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On Testing

by Elizabeth Meckstroth

Sean and his parents drove to our offices from two states away.  They were astute in recognizing that intelligence testing materials are available to many practitioners who are not sensitive to gifted children's enormous range of abilities or the intensity of their emotions.  Sean's parents brought with them records from his private school testing which showed Sean's IQ as 132 at the age of five, and the psychologist's report from when he was 4, indicating he had an IQ of 139.  My testing first showed Sean's IQ at 152 on the Weschler Intelligence Scales for Children - Revised (WISC-R); then 180 on the Stanford-Binet Intelligence Scale (Form L-M).  Are we talking about the same child?  How could this happen?

As is commonly done, the IQ score obtained through Sean's school was determined by a group test, in his case, the Otis-Lennon.  Like many group tests given in schools, the Otis-Lennon primarily measures scholastic aptitude, rather than abstract reasoning abilities.  These tests require one right answer and sometimes confuse children who consider many possible answers.  Group tests have few items at the higher ranges of difficulty.  These "ceiling effects" depress scores in the exceptionally high range.  Almost half of gifted population is missed by group tests (Marland, 1972).  The WISC-R also has a lower ceiling than the Stanford-Binet (L-M).

In addition to the problems of the tests themselves, there are many reasons children may not show what they can do in a testing situation.  Some may not want to risk creating higher expectations from their parents and teachers.  Others may be guarding themselves from being placed in a gifted program that requires them to be separated from their friends.  or a child might have an ear infection and not hear clearly.  By contrast, it is impossible for children to perform on a test beyond what they know or what they can do!

When children feel safe and liked and encouraged, they are more likely to risk showing examiners who they are and what they know.  They are more likely to guess when they are not absolutely certain.  In the case of Sean's testing at age four, for example, we do not know if he was eager to "play" with the person administering the test or whether he was uncomfortable with the examiner.

One of the most important ingredients in obtaining an accurate test score is rapport with the examiner.  Now, I want to give you my "trade secret" for establishing rapport with children.  When I arrange an appointment to see a child, I always request that the child select about a dozen favorite photographs to show me.  Then I sit with the child and the parent(s) and enjoy being led into the child's world.  The child feels in control of the situation.  I add interest and enthusiasm to what I see.  It's magic!  If you ever want to help your child become comfortable with an adult, ask if the adult will plan time to look at a few photos before beginning your arranged purpose.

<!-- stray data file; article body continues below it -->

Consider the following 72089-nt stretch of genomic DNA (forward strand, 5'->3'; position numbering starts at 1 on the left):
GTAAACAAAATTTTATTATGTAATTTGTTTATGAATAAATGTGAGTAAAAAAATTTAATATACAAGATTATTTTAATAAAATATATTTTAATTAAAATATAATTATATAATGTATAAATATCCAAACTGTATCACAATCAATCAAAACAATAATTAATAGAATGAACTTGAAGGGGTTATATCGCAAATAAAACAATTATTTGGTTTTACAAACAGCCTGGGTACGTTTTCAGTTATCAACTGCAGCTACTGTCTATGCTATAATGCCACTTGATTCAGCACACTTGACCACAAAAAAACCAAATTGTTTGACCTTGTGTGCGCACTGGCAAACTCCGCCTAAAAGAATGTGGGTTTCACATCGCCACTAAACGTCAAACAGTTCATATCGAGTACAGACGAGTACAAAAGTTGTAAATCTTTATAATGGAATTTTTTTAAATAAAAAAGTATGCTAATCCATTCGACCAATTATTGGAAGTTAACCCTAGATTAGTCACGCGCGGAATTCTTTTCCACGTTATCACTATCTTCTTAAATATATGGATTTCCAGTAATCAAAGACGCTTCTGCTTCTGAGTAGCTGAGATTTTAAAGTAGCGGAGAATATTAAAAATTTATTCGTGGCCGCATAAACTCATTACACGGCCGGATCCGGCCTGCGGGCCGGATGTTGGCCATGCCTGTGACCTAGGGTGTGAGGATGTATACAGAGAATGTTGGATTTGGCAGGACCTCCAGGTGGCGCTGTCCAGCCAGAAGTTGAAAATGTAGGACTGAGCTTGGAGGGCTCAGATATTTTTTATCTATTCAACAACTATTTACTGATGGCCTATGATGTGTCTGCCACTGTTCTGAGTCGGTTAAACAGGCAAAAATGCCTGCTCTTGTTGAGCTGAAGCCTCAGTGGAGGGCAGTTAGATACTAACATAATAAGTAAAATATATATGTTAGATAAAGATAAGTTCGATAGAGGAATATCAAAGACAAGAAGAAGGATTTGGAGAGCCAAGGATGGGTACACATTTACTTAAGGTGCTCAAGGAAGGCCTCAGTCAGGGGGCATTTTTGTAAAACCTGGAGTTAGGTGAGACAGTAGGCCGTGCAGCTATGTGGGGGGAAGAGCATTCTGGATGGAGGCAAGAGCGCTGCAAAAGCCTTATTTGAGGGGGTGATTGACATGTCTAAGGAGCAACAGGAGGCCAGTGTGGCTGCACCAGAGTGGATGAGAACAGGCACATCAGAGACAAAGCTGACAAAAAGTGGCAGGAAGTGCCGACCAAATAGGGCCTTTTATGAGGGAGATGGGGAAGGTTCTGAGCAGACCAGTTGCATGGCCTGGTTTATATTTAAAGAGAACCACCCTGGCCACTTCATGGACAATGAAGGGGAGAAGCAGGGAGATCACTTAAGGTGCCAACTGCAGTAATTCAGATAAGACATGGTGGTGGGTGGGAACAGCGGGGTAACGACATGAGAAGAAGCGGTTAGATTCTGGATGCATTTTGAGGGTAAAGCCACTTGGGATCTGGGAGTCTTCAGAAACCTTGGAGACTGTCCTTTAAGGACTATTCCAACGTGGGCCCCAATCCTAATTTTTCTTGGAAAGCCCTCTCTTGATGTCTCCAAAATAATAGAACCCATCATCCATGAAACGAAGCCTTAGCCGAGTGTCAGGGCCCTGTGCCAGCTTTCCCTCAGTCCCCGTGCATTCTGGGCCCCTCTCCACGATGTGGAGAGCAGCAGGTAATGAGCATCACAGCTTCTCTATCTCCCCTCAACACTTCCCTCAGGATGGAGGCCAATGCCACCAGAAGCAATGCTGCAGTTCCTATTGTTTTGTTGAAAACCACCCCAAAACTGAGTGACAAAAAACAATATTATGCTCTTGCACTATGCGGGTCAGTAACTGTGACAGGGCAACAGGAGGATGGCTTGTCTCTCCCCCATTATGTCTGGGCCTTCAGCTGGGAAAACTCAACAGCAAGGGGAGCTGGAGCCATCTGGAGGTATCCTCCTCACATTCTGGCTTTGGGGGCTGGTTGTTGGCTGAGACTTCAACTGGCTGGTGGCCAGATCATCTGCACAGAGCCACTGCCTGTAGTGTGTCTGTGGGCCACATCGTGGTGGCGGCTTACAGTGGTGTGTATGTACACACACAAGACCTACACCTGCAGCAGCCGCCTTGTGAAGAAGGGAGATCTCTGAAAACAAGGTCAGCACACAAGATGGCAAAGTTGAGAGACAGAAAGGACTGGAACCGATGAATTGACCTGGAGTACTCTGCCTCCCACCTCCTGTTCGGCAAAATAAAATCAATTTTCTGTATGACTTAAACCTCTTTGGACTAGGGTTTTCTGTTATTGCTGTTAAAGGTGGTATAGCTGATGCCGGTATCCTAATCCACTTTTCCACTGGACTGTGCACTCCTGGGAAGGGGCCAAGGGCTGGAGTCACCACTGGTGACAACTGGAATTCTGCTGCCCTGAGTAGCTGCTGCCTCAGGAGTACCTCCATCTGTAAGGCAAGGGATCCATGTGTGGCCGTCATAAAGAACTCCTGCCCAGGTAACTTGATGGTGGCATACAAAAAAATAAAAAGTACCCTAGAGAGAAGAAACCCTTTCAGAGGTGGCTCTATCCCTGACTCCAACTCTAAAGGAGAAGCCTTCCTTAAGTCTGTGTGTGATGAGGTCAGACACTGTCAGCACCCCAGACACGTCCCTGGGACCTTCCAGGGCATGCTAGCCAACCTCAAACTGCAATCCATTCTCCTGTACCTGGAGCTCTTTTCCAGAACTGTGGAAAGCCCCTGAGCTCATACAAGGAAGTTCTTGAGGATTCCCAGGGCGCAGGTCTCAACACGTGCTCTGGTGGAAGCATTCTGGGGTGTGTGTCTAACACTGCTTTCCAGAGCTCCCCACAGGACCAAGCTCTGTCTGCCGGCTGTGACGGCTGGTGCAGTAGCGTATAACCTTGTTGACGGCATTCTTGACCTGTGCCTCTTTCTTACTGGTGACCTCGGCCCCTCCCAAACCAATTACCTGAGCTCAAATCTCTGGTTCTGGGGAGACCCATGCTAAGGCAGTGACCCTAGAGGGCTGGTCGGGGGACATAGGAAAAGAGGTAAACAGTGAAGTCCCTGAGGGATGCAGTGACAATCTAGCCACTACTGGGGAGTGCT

Research continually confirms that parents know their children best (Silverman, Chitwood, & Waters, 1986).  For example, Jacobs (1971) found that parents could identify 61% of their gifted kindergarten children.  By contrast, their teachers identified only 4.3% of these children.  If you suspect that your child is not being recognized as gifted and stimulated in accordance with his or her abilities, you might pursue having some independent assessment.  Numbers, derived through objective evaluation from a professional, may help get the attention and credibility of school personnel.  However, it is interpretation - what those numbers mean - and what they do not mean - that is essential to understand your child.  So be sure to select a knowledgeable individual to asses your child.  The following guidelines may help.

A Testing Test

bulletIs the examiner experienced in testing gifted children?
bulletDoes he or she have a good reputation among your "gifted community"?
bulletDid your child enjoy the experience?
bulletDo you think the test scores accurately reflected your child's abilities?
(If not, seek a second opinion.)


Jacobs, J. (1971). Effectiveness of teacher and parent identification of gifted children as a function fo school level.  Psychology in the schools, 8, 140-142.

Marland, S. Jr. (1972). Education fo the gifted and talented.  Report to Congress fo the United States by the U.S. Commissioner of Education.  Washington, DC: U.S. Government Printing Office.

Silverman, L.K., Chitwood, D.G., & Waters, J.L. (1986). Young gifted children: Can parents identify giftedness? Topics in Early Childhood Special Education, 6(1), 23-28.

Elizabeth Meckstroth is a therapist and consultant [previously] in Dayton, Ohio and one of the authors of the award-winning book, Guiding the Gifted Child
1989 Elizabeth Meckstroth, reprinted with permission of the author.

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